1分快三玩法The cross-cultural exercise has long been an ambition of the Festival de Cannes organisers. “There is no better place to extend this experience than Hong Kong, which has seen the origins of so many great filmmakers who have come to show their films in Cannes,” say Pierre Lescure and Thierry Frémaux, the president and the general delegate of the Festival de Cannes, respectively. 

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Cheng has also put in a cinema to accommodate those French Riviera ambitions. The new UA flagship cinema K11 Art House is a multifunctional space for interactive performances of all sorts. With 12 theatres and a total of 1,708 seats, K11 Art House has advanced projection and sound systems, an IMAX laser projection system, stage facilities, intelligent self-service and a disabilities-inclusive environment, as well as a “six-star” VIP theatre that offers personalised customer experiences via a team of professionals. K11 Art House will be one of the city’s largest cinemas, both in size and ambition. 

K11 Musea will also house British retail and hospitality brand Fortnum & Mason, the upmarket London department store that counts the British royal family among its clients. It has signed an eight-year lease to open a two-storey space, one of which will comprise a 100-seat restaurant that serves the company’s world-famous high tea.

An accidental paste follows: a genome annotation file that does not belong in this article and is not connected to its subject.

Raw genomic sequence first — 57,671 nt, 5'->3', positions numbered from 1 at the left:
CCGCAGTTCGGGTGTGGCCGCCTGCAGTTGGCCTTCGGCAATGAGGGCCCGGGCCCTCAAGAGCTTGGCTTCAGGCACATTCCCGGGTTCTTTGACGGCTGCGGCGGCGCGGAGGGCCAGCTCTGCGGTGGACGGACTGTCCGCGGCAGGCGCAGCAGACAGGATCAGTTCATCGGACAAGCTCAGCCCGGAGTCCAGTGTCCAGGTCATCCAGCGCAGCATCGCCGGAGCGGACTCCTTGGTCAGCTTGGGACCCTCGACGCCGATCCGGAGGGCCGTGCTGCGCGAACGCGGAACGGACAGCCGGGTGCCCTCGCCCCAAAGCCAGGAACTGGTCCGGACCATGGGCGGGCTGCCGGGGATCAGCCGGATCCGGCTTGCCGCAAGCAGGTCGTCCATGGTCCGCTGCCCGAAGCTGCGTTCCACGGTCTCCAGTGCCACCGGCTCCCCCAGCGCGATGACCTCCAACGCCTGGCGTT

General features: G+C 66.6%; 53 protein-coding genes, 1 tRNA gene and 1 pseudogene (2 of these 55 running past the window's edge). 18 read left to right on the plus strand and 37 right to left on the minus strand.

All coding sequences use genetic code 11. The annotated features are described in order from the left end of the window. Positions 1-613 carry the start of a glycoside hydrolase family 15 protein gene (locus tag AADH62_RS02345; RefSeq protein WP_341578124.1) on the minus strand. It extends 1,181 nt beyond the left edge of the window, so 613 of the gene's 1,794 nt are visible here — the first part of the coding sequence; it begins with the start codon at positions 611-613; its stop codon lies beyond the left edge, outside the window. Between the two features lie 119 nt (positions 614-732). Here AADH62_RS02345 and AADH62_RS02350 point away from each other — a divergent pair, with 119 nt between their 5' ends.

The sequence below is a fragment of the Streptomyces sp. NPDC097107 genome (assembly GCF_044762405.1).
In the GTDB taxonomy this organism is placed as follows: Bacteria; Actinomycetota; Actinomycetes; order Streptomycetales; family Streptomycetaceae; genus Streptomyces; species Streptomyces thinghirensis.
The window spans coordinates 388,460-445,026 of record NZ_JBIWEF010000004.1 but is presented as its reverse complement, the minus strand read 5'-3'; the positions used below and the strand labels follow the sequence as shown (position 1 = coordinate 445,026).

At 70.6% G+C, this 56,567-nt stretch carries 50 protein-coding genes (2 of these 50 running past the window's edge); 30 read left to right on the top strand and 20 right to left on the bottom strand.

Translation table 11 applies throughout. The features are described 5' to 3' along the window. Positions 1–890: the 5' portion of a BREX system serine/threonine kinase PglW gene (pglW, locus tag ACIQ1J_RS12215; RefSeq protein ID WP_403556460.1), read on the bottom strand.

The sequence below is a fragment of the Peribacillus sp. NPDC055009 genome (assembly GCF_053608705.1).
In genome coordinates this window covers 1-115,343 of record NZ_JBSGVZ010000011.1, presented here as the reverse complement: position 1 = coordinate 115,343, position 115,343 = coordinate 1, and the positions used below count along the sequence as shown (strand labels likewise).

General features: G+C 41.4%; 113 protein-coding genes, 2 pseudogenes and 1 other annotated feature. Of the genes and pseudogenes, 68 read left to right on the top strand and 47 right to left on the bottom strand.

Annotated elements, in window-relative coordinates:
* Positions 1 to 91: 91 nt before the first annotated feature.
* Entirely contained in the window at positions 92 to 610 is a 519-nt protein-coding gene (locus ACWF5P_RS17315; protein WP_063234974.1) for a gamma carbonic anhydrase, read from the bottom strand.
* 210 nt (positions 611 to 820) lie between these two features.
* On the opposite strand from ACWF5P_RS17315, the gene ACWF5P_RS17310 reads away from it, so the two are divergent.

This project represents a milestone for Fortnum & Mason as its first standalone store and restaurant concept outside of the UK. The brand is capitalising on its existing retail partnerships across Asia, which include Lane Crawford in Hong Kong, Isetan Mitsukoshi in Japan and Shinsegae in South Korea. 

“We have seen significant appetite for our brand and products in the region, with impressive year-on-year sales growth,” says Kate Hobhouse, the chairman of Fortnum & Mason. “We are therefore incredibly proud to continue our record of investment and growth by expanding our business into new markets, and reinforcing our support for amazing producers and suppliers and creating new opportunities.” 

Fortnum & Mason CEO Ewan Venters reinforces the appeal of the move. “We are excited to establish in such a pioneering development,” he says. “K11 Musea is a unique retail destination in Hong Kong that speaks to the growing consumer demand for immersive experiences of art, culture and commerce. As a business with creativity and innovation at its core, we believe the partnership is a natural fit.”